In case you havenít figured it out by now, I am a huge fan of Washington Park and of chef Jonathan Waxman, who brought Californian cuisine to New York. Waxman made a name for himself first at Michaelís in Santa Monica, CA (one of the early restaurants that put Californian cuisine on the map) and then at Jams in New York City, a restaurant that closed before my time.
Meals at Washington Park are life-changing experiences.
It requires a lot of talent to pull off simplicity, but Waxman breezes through with flying colors at Washington Park. He gives same-day Greenmarket produce their proper respect and lets them shine without crowding them. His dedication to freshness is apparent in his daily changing menus, which may be the cause for some disappointment if you absolutely fall in love with a dish like I did. But there is no substitute for a vegetable or fruit whose time has come. The vibrant flavors of the dishes will cry out to you or make you cry out Ė I donít know which is better.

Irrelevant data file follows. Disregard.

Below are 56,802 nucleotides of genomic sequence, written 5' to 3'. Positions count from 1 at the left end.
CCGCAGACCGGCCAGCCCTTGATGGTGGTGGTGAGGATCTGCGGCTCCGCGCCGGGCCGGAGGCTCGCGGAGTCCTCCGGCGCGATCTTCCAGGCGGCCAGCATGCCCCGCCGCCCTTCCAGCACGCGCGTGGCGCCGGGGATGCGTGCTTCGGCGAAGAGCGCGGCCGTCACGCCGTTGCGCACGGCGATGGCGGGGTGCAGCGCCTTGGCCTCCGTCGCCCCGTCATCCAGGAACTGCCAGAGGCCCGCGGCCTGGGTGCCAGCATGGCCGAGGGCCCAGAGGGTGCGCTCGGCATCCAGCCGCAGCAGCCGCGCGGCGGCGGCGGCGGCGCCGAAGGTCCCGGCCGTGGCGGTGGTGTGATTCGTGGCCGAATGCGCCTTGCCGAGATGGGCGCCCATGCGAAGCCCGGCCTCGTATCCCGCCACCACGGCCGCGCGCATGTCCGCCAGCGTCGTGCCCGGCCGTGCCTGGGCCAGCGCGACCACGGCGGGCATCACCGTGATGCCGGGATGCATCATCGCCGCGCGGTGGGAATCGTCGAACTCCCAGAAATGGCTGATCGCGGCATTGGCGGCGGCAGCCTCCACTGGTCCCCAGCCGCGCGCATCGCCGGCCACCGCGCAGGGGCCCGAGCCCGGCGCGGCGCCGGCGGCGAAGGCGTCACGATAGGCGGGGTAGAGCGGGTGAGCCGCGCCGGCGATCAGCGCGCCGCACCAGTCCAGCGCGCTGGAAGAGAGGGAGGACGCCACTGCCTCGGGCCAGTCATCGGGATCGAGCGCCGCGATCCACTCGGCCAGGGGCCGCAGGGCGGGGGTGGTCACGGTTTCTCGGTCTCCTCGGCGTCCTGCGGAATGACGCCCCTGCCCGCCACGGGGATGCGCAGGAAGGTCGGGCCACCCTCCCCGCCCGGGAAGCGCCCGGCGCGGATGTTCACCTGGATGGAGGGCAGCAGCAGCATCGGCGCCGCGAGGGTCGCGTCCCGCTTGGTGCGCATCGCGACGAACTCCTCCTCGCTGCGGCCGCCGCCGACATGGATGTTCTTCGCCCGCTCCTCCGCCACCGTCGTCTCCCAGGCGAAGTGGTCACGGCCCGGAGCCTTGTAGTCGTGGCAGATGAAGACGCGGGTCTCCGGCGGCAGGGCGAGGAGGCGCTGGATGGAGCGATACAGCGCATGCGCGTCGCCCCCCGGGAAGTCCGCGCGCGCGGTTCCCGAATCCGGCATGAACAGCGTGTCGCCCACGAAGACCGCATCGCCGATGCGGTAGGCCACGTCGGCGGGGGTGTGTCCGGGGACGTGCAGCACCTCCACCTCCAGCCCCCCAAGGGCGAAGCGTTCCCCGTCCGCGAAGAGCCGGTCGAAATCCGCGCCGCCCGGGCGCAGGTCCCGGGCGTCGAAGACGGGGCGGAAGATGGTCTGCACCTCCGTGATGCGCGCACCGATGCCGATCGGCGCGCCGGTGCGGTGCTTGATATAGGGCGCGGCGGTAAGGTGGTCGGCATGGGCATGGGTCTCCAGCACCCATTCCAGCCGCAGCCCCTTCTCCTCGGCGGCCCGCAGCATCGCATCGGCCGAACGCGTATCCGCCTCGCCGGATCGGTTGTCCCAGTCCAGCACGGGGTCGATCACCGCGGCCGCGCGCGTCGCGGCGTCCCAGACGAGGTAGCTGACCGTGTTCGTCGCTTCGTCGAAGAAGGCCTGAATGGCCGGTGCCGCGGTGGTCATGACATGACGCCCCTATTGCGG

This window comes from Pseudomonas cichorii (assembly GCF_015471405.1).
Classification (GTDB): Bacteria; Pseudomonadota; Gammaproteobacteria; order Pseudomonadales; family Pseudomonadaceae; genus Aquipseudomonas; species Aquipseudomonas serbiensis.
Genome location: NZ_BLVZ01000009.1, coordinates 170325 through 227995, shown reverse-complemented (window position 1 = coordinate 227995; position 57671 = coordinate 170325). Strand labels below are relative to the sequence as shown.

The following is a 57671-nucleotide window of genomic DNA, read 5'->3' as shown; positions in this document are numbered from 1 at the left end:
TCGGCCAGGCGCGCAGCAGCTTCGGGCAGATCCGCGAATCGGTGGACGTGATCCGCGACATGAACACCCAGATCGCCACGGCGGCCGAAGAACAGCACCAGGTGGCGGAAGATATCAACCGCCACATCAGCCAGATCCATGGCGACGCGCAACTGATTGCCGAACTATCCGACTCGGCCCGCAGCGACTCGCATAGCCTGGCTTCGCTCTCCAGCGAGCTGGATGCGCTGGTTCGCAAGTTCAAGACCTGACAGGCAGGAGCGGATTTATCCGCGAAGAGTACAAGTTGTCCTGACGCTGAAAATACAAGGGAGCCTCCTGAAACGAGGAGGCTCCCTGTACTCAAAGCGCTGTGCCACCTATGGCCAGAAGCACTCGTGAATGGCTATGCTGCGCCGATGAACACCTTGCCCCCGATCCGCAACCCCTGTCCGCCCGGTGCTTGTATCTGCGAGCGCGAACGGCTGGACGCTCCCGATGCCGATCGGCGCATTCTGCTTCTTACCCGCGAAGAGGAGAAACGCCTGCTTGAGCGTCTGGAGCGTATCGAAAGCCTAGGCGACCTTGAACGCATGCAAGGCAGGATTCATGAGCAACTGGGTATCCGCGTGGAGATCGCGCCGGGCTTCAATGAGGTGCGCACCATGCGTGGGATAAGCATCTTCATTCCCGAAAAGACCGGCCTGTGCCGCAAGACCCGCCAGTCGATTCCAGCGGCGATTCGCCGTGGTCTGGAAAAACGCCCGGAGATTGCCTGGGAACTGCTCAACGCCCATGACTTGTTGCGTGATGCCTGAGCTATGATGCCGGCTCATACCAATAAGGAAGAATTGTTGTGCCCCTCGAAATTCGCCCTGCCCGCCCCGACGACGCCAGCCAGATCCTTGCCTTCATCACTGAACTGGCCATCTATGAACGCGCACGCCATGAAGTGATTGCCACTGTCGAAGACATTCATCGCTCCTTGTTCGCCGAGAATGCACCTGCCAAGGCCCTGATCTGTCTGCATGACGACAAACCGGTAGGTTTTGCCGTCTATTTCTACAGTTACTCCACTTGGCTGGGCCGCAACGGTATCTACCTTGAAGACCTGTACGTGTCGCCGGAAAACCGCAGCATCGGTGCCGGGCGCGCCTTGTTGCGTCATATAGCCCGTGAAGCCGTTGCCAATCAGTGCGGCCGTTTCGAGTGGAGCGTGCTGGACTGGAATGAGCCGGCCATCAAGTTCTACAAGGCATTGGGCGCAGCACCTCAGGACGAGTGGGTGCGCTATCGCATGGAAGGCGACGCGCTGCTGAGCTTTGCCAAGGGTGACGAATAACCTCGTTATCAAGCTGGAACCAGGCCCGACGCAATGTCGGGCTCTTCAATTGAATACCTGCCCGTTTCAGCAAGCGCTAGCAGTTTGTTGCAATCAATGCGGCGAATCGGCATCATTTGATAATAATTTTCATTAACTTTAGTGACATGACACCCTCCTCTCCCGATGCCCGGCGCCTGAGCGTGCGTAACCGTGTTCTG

One night I had the most amazing porcini, moral and summer truffle pasta ($16). The flavorful mushroom sauce clung to chewy homemade fetticine noodles. The smooth, flat surface of the earthy porcinis contrasted perfectly with the acorn-shaped, spongy, nuttier morals, and the truffles were some of the freshest that I ever tasted.
On another night, I tried the fried ipswich clams served with aioli sauce ($18), the best clams in the country as proclaimed by our server. Lusciously plump, jarringly fresh, oceanic clams from the Massachusetts coastline lightly battered and fried. A squeeze of lemon juice completed the dish. What more could a girl ask for?